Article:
There is a mythic quality to a wrinkly piece of paper on which Willem de Kooning splattered the image of a wide-bodied woman in 1954. By then he had been exploring her contours for several years in paintings. Why did he decide to let her erupt on paper? In those broad, curving lines of brown ink bleeding into spiky points, an ungainly American goddess takes one of her final bows before her creator turned--temporarily--to purely abstract compositions.
In a show of abstract work from the '50s, certain small gestures are as enduring as large ones. Jackson Pollock's little painting, "Number 26" from 1949, is an airy, spattered tracery in ochre, black and orange. The ochre loops are imprinted by a chance meeting with some textured object; the orange slows down to form a pool with the consistency of caked mud.
A small untitled Joan Mitchell work from about 1955 is a soft-spoken, inward-looking thing, its thin brush strokes and trails of impasto hushed by blurred areas and a shy beige-white tonality.
Even in "Struktur," a painting just about twice the size of an art magazine cover, Franz Kline's calligraphic black bridgework looms large.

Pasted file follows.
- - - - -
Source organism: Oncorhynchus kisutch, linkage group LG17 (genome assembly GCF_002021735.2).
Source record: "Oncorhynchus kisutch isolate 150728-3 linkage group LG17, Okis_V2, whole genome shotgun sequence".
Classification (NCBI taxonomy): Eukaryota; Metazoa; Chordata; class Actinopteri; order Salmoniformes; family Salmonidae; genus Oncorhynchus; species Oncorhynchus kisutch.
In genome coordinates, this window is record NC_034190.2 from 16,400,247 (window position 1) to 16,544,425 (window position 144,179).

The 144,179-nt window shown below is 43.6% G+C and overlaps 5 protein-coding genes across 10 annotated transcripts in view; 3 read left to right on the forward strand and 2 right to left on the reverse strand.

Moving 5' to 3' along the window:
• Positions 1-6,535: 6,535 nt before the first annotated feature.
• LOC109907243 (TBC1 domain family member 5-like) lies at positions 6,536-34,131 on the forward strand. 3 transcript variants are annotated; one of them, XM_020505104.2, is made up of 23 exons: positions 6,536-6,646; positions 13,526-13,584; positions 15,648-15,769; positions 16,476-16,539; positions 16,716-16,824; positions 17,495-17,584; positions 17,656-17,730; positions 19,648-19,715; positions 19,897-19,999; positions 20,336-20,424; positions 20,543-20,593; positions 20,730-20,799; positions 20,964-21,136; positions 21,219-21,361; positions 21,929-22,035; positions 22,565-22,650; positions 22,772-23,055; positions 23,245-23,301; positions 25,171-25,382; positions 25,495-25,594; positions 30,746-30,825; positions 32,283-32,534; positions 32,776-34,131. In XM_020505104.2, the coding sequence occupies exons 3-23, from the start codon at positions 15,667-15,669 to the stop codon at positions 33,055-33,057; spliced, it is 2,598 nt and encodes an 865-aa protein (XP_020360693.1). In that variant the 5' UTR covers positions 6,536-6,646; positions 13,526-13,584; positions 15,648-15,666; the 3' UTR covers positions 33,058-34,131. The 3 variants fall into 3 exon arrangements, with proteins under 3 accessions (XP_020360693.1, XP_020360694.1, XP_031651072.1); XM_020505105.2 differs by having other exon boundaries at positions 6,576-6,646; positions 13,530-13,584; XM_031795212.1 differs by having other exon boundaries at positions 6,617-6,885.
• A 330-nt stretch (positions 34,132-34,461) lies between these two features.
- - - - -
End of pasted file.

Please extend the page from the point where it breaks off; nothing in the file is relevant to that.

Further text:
Among the more spacious works, Richard Pousette-Dart's "No. 1" of 1951 is a standout, with its thickly brushed stacks of vaguely ideographic black-outlined signs and territories of white paint oozing into pyramids. Lee Krasner is well served here, too, with "Desert Moon" from 1955, in which torn pieces of fuchsia-painted paper and strong black verticals chirp harshly on an orange-over-purple ground.
Other first and second-generation New York School painters in this nostalgia-inducing show include Conrad Marca-Relli, James Brooks, Grace Hartigan, Michael Goldberg, Emerson Woelffer, Alfred Leslie and Milton Resnick. (Manny Silverman Gallery, 800 N. La Cienega Blvd., to June 4.)